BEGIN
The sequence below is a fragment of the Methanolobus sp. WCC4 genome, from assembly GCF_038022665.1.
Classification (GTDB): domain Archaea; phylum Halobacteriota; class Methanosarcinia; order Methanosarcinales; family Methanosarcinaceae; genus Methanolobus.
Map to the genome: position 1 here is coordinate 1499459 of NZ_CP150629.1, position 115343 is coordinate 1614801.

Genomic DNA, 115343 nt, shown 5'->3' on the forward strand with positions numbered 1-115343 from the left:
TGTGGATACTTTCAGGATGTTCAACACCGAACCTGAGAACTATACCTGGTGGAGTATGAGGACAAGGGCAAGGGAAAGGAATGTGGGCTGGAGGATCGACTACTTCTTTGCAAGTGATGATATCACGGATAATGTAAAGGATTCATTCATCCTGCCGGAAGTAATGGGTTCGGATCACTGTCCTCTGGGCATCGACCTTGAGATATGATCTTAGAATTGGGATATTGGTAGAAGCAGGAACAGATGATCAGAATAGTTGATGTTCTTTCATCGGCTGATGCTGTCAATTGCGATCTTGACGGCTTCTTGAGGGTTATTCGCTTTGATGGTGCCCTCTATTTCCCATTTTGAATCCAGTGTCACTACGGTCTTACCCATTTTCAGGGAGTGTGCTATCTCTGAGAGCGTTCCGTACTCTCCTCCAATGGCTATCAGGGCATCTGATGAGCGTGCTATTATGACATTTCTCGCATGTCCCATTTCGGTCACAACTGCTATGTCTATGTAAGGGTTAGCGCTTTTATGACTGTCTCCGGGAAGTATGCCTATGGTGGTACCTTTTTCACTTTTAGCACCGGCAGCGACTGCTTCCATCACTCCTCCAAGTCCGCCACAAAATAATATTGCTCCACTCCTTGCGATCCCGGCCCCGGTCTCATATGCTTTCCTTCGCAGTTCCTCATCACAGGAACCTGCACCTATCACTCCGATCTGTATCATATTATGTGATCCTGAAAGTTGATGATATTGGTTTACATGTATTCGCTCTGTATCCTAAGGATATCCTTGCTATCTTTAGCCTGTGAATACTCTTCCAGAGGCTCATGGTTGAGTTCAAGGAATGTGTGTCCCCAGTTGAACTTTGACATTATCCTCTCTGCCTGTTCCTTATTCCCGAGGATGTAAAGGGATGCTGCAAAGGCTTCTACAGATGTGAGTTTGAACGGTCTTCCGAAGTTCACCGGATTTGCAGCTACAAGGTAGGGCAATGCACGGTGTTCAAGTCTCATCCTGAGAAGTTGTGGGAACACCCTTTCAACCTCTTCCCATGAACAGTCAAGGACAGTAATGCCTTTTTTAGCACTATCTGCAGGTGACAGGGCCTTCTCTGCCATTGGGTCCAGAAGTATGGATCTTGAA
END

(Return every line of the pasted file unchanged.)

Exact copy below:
The sequence below is a fragment of the Methanolobus sp. WCC4 genome, from assembly GCF_038022665.1.
Classification (GTDB): domain Archaea; phylum Halobacteriota; class Methanosarcinia; order Methanosarcinales; family Methanosarcinaceae; genus Methanolobus.
Map to the genome: position 1 here is coordinate 1499459 of NZ_CP150629.1, position 115343 is coordinate 1614801.

Genomic DNA, 115343 nt, shown 5'->3' on the forward strand with positions numbered 1-115343 from the left:
TGTGGATACTTTCAGGATGTTCAACACCGAACCTGAGAACTATACCTGGTGGAGTATGAGGACAAGGGCAAGGGAAAGGAATGTGGGCTGGAGGATCGACTACTTCTTTGCAAGTGATGATATCACGGATAATGTAAAGGATTCATTCATCCTGCCGGAAGTAATGGGTTCGGATCACTGTCCTCTGGGCATCGACCTTGAGATATGATCTTAGAATTGGGATATTGGTAGAAGCAGGAACAGATGATCAGAATAGTTGATGTTCTTTCATCGGCTGATGCTGTCAATTGCGATCTTGACGGCTTCTTGAGGGTTATTCGCTTTGATGGTGCCCTCTATTTCCCATTTTGAATCCAGTGTCACTACGGTCTTACCCATTTTCAGGGAGTGTGCTATCTCTGAGAGCGTTCCGTACTCTCCTCCAATGGCTATCAGGGCATCTGATGAGCGTGCTATTATGACATTTCTCGCATGTCCCATTTCGGTCACAACTGCTATGTCTATGTAAGGGTTAGCGCTTTTATGACTGTCTCCGGGAAGTATGCCTATGGTGGTACCTTTTTCACTTTTAGCACCGGCAGCGACTGCTTCCATCACTCCTCCAAGTCCGCCACAAAATAATATTGCTCCACTCCTTGCGATCCCGGCCCCGGTCTCATATGCTTTCCTTCGCAGTTCCTCATCACAGGAACCTGCACCTATCACTCCGATCTGTATCATATTATGTGATCCTGAAAGTTGATGATATTGGTTTACATGTATTCGCTCTGTATCCTAAGGATATCCTTGCTATCTTTAGCCTGTGAATACTCTTCCAGAGGCTCATGGTTGAGTTCAAGGAATGTGTGTCCCCAGTTGAACTTTGACATTATCCTCTCTGCCTGTTCCTTATTCCCGAGGATGTAAAGGGATGCTGCAAAGGCTTCTACAGATGTGAGTTTGAACGGTCTTCCGAAGTTCACCGGATTTGCAGCTACAAGGTAGGGCAATGCACGGTGTTCAAGTCTCATCCTGAGAAGTTGTGGGAACACCCTTTCAACCTCTTCCCATGAACAGTCAAGGACAGTAATGCCTTTTTTAGCACTATCTGCAGGTGACAGGGCCTTCTCTGCCATTGGGTCCAGAAGTATGGATCTTGAA